SOLIDWORKS Simulation: Testing the Validity of a Coin Bridge

Testing the Validity of a Coin Bridge

I was on the internet and saw this image of a coin bridge. It looked really impressive and I wondered if it is stable under its own weight or if some sort of adhesive was used. I don’t really have a steady hand so building my own coin bridge in would be frustratingly impossible but I could easily simulate one inside of SolidWorks and use a Motion Study to see if it will collapse under its own weight.

SolidWorks Simulation: Testing the Validity of a Coin Bridge - Image 1

The kinematic solver inside of a SolidWorks Motion Study uses the part contacts and a robust physics-based solver to accurately determine the physical movements of an assembly under load. So it will be perfect to determine if the bridge will collapse under its own weight. To create the assembly inside of SolidWorks I used a combination of the Linear Pattern and Mirror Components tools to quickly stack the virtual coins into the bridge structure.

For the Motion Study the only force applied to the structure is gravity and that was done using the Gravity command. I had to apply solid body contact between all the coins that were touching using the Contact command. At first I applied the contacts in a way that every solid body would be able to contact another but ended up having 4753 contact pairs. That approach is overkill as most coins can only potentially touch 4 other coins not all 97. So to reduce the size of the problem I manually added 55 Solid Body Contact features each containing 3 to 6 contact pairs. This significantly reduced the size of the problem but got a little redundant. After I finished the Contacts I set the Motion Study Properties to use Precise Contact and the WSTIFF solver. I used Precise Contact because it is the most accurate contact solver and the coins are all making contact on their edges. The WSTIFF solver was selected because it can accurately handle the sudden solver step sizes created by the discontinuous forces resulting from the 3D contacts. also put a coin hovering above the table which will act as a sanity check by falling and will signify a successful simulation if the bridge does not move.

 

SolidWorks Simulation: Testing the Validity of a Coin Bridge - Image 2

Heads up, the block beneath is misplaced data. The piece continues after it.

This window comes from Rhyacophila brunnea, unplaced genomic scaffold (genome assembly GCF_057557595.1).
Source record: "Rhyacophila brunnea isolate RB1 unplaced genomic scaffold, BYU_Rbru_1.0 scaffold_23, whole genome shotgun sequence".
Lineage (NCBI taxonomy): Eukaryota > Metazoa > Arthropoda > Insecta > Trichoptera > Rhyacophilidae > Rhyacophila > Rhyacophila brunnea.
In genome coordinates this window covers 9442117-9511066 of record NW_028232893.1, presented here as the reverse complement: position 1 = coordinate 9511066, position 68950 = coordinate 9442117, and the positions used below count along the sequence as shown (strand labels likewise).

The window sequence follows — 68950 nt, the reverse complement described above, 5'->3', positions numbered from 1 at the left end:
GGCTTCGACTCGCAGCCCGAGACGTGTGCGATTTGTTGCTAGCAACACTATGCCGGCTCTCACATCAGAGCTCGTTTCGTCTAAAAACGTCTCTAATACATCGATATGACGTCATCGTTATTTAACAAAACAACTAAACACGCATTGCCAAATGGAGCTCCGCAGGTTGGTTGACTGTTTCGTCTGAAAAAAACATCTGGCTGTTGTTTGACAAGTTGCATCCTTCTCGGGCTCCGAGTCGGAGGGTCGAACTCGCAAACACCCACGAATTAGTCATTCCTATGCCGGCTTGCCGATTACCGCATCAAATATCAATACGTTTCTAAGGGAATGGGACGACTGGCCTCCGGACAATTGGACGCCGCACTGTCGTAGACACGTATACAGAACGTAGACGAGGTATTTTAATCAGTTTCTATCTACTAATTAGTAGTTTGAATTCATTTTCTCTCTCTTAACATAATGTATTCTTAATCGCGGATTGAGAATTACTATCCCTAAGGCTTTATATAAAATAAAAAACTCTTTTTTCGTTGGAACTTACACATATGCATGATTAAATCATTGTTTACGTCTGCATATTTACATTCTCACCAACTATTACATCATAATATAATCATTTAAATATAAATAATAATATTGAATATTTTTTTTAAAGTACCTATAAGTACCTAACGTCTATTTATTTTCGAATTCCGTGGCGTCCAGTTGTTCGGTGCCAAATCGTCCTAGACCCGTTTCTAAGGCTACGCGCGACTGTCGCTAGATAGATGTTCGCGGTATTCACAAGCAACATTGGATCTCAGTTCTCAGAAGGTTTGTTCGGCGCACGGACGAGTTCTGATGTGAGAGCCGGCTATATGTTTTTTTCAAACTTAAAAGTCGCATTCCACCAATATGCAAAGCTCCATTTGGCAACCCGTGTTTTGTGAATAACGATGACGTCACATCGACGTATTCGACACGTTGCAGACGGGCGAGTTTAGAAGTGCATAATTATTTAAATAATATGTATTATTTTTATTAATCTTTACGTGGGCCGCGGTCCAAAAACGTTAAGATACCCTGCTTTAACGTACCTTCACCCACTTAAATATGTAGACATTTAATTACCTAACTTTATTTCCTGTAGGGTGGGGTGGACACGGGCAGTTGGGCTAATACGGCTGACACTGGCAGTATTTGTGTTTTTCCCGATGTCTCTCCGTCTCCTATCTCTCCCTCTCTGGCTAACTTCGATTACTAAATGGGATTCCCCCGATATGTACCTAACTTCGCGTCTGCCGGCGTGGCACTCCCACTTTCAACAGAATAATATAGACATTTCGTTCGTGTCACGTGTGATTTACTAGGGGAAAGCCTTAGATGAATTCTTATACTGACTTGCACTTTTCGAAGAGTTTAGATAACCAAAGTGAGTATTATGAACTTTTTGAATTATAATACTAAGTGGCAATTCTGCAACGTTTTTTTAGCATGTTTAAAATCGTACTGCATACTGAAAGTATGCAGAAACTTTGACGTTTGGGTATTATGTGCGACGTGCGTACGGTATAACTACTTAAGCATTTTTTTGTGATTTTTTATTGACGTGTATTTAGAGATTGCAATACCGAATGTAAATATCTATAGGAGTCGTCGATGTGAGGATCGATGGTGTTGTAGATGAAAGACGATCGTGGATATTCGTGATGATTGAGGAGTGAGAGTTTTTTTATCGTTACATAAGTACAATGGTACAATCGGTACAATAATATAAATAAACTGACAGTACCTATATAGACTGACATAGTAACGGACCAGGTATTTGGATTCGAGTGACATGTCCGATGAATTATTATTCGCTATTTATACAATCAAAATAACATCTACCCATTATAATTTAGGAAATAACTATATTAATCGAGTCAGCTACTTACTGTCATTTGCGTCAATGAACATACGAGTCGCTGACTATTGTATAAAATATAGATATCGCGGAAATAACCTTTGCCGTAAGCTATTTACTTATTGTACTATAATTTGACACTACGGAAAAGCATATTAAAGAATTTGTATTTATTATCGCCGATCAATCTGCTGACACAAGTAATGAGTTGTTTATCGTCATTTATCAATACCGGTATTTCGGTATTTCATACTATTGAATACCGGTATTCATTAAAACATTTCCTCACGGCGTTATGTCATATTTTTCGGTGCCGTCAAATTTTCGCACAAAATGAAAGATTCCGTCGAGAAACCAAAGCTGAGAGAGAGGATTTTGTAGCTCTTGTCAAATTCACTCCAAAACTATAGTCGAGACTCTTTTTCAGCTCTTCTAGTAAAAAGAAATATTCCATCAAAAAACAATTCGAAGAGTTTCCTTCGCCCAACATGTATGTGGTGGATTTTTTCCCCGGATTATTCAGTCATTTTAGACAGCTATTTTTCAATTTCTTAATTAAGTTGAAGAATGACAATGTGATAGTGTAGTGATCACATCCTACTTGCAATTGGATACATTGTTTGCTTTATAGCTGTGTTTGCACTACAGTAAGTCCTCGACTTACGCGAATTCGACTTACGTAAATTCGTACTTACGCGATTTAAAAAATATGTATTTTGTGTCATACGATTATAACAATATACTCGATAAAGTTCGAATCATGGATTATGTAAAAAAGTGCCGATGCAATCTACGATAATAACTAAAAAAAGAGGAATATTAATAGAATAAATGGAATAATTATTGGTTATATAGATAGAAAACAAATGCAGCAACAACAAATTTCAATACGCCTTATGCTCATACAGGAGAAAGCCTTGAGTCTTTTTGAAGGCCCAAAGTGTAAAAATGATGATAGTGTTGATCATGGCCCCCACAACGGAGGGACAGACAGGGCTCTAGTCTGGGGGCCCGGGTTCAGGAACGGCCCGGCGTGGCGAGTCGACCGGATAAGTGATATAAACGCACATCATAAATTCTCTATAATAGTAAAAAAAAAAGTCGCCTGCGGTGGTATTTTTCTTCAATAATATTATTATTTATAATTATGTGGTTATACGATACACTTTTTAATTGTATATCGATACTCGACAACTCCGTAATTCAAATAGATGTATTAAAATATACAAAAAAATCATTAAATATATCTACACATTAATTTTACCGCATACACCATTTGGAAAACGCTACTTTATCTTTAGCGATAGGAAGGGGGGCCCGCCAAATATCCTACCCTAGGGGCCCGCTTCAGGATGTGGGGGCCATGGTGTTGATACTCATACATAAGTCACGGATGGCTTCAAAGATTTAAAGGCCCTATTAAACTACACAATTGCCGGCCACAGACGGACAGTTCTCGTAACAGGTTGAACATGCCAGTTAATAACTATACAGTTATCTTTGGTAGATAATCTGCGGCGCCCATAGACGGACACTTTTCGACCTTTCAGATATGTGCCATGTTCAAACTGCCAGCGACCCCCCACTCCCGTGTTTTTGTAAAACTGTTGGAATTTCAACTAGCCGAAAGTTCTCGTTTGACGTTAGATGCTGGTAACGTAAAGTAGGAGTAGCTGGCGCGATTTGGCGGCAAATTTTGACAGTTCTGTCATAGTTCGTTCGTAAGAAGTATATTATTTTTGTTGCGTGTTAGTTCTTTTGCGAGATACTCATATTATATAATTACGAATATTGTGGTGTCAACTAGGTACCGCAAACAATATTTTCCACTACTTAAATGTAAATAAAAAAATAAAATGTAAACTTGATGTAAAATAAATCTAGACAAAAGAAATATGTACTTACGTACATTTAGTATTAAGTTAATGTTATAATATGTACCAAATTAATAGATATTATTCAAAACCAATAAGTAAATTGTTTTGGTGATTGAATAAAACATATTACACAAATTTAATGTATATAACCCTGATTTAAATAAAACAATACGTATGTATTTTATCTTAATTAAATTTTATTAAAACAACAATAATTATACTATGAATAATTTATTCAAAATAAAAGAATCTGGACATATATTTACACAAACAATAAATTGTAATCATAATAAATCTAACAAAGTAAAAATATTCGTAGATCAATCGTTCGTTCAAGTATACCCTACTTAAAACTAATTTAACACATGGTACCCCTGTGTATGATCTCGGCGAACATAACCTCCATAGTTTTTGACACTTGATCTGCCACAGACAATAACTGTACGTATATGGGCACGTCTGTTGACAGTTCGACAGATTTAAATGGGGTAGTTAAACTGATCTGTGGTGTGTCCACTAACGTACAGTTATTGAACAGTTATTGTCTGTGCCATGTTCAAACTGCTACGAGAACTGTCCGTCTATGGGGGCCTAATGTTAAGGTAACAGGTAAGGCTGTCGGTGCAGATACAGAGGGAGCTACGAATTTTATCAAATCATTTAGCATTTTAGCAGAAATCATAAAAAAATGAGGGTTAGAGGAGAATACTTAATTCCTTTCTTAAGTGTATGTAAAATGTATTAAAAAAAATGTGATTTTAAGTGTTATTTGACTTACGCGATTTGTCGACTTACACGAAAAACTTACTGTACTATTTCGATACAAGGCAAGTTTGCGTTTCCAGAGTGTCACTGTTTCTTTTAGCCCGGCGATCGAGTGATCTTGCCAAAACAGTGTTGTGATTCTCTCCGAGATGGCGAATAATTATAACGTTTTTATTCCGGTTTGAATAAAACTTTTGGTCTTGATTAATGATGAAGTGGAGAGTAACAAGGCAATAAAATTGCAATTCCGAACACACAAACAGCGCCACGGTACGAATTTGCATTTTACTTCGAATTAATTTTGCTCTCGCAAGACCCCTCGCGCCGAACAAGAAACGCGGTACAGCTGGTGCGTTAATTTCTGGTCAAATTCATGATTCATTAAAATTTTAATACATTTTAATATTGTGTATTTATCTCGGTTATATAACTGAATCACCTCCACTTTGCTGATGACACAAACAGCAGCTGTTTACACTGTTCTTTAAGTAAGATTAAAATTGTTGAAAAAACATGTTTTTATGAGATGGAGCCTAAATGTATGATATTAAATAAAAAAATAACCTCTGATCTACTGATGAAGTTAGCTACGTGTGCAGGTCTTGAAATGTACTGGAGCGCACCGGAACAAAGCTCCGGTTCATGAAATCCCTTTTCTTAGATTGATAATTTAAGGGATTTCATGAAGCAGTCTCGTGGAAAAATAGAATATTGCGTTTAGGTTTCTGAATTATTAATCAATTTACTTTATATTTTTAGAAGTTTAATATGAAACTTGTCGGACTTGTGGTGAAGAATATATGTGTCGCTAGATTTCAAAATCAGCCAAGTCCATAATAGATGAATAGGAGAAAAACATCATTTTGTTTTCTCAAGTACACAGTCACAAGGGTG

SolidWorks Simulation: Testing the Validity of a Coin Bridge - Image 3

 

The first run of the simulation had some exciting results, a beautifully animated collapse. This was the result I was expecting so initially I was convinced they were valid. After reviewing my simulation parameters I noticed that for all my Solid Body Contacts I was using a friction factor for two acrylic materials and pondered the importance of the friction factor in this study. With a higher friction factor it would be harder for the coins to slide making them more stable. So I decided to change the Material inside the Contacts to dry steel which will give me a more realistic friction factor to the coins. I was also missing a few contact sets so some coins were free to move horizontally causing my initial results to be inaccurate. The Motion Study with the corrected friction factor and added Solid Body Contacts took about 9 hours to solve on my laptop which is running 7.43 GB of RAM and a 2.7GHz processor.

 

SolidWorks Simulation: Testing the Validity of a Coin Bridge - Image 4

 

In hindsight I simulated for a whole second but only needed to simulate about 0.2 seconds. The majority of the simulation is no motion but a lot of contact forces between all the coins. This gives me the confidence to believe that the coin bridge is stable. If you look closely in the video above or the 4 images in sequence below you can see the bridge bend but not collapse under its own weight.

 

image006

 

For more information, check out our YouTube channel, get a SOLIDWORKS Simulation quote or contact us at Hawk Ridge Systems today. Thanks for reading!

July 24, 2017
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